healed him, that his prayer has been an-
swered, and he will call this answer an act
of God, a miracle; but the learned man
will perhaps discover the second cause of
the recovery, will find it in such or such a
potent medicament, administered by a
clever physician at the opportune moment.
The discoveries of the learned man do not


rob him of his faith. They simply tell
him what means God is using to answer
his prayer and heal the sick person; and
whether or not he knows how God works,
whether or not he divines the secret of
God, he believes neither more nor less that
God was there and that he was working.
For him, God is not an unknown God.

It follows that the supernatural is not
to be demonstrated ; it is affirmed by faith.
The resurrection of Jesus is not to be
explained, but that matters little; if it
could be explained it would be none the
less a miracle to the Christian, and the
greatest of miracles.

The historian, who speaks only as a
learned man and not as a believer, asks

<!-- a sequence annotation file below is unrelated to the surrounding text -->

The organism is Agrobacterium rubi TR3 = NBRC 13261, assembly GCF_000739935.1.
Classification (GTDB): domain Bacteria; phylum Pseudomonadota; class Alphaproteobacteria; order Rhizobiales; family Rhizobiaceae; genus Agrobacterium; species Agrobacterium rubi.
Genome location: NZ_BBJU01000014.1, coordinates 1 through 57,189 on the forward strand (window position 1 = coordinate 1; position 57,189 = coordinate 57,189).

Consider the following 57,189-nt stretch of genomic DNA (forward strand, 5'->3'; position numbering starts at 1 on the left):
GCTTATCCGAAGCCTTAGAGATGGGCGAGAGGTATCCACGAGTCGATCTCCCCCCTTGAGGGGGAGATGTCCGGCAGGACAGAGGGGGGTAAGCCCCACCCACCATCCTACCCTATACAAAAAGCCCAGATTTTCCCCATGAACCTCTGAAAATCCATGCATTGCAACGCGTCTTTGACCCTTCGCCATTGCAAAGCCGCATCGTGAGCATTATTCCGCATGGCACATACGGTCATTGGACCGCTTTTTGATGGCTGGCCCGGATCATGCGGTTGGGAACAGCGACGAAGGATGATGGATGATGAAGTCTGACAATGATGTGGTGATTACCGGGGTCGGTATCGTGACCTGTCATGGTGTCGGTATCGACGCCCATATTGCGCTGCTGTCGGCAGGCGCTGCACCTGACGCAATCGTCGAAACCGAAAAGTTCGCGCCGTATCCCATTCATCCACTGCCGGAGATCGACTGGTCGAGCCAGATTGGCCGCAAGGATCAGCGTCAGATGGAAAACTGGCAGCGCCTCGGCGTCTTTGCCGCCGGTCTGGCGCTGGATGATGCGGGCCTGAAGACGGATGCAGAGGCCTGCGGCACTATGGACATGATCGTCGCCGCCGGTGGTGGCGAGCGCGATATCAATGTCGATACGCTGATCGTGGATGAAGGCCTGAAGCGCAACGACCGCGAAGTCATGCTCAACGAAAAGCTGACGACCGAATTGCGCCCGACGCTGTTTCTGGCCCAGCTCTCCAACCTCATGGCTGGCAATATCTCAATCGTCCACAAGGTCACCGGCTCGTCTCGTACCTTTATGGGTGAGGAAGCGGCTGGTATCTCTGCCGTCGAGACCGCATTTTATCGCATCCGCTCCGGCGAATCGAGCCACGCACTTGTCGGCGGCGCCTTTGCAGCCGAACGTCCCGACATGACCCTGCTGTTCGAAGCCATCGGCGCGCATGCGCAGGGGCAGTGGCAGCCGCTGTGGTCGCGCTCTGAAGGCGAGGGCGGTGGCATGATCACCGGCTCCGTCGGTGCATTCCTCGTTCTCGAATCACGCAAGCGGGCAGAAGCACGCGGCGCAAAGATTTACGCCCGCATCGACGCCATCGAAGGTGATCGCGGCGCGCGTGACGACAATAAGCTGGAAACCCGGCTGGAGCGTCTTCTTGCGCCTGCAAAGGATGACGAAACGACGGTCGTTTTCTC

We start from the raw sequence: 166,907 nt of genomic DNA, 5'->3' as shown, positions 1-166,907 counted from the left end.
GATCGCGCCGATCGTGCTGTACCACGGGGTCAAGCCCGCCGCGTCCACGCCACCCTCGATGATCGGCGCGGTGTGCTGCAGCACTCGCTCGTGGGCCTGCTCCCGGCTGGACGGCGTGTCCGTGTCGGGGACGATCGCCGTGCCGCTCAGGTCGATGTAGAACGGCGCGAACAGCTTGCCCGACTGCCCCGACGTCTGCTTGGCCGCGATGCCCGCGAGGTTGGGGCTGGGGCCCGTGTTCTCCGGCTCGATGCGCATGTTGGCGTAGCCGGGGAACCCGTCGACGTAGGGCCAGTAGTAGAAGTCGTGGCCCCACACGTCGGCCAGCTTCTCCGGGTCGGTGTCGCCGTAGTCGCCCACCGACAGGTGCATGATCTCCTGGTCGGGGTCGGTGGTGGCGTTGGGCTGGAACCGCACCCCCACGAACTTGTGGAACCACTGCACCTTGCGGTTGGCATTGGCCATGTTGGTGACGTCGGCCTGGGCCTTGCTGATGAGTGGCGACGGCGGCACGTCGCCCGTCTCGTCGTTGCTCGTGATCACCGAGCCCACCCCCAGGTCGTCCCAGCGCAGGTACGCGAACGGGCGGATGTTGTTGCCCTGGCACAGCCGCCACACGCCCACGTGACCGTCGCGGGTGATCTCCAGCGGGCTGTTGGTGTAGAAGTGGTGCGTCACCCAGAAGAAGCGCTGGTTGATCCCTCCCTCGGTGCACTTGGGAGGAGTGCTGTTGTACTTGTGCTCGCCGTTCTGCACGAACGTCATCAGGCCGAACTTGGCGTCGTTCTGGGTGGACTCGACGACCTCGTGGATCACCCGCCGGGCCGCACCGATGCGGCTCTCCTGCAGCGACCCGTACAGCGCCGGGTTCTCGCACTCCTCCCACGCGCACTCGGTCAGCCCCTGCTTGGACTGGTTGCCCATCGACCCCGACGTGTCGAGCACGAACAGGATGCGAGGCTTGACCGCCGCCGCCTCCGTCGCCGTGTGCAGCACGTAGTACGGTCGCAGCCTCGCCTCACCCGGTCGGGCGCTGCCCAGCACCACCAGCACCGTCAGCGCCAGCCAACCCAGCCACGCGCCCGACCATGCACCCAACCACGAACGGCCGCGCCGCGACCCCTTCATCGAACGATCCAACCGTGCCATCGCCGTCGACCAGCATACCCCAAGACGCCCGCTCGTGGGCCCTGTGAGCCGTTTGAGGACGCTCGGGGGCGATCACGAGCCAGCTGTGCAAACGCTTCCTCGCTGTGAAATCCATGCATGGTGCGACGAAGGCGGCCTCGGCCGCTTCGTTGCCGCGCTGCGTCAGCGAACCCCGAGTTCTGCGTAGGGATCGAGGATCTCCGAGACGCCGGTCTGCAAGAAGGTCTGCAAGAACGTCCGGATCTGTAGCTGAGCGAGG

what took place on the third day. The
apostles saw Jesus Christ; he appeared to
them. Was he then truly arisen from the
dead ? To this question the historian con-
fines himself to saying, I do not know; I
do not understand; the data for solving
the problem are wanting. Renan one day
declared that for him to admit a miracle
it would suffice that it was sufficiently
attested. Let a body of learned men,
physicians, members of the Institute, attest


a resurrection from the dead, and it must
be admitted, said Renan. Well, no; even
that would not suffice ; Renan is mistaken
when he says that whenever a commission
of the Institute shall speak, declaring that
a resurrection has really taken place, we
must admit that supernatural events take
place. Never will one of our contempo-
raries, learned or otherwise, admit a super-
natural event. He will admit nothing
more than an unexplained, but not super-
natural, event. He will say. The expla-
nation escapes me, but there is one. I am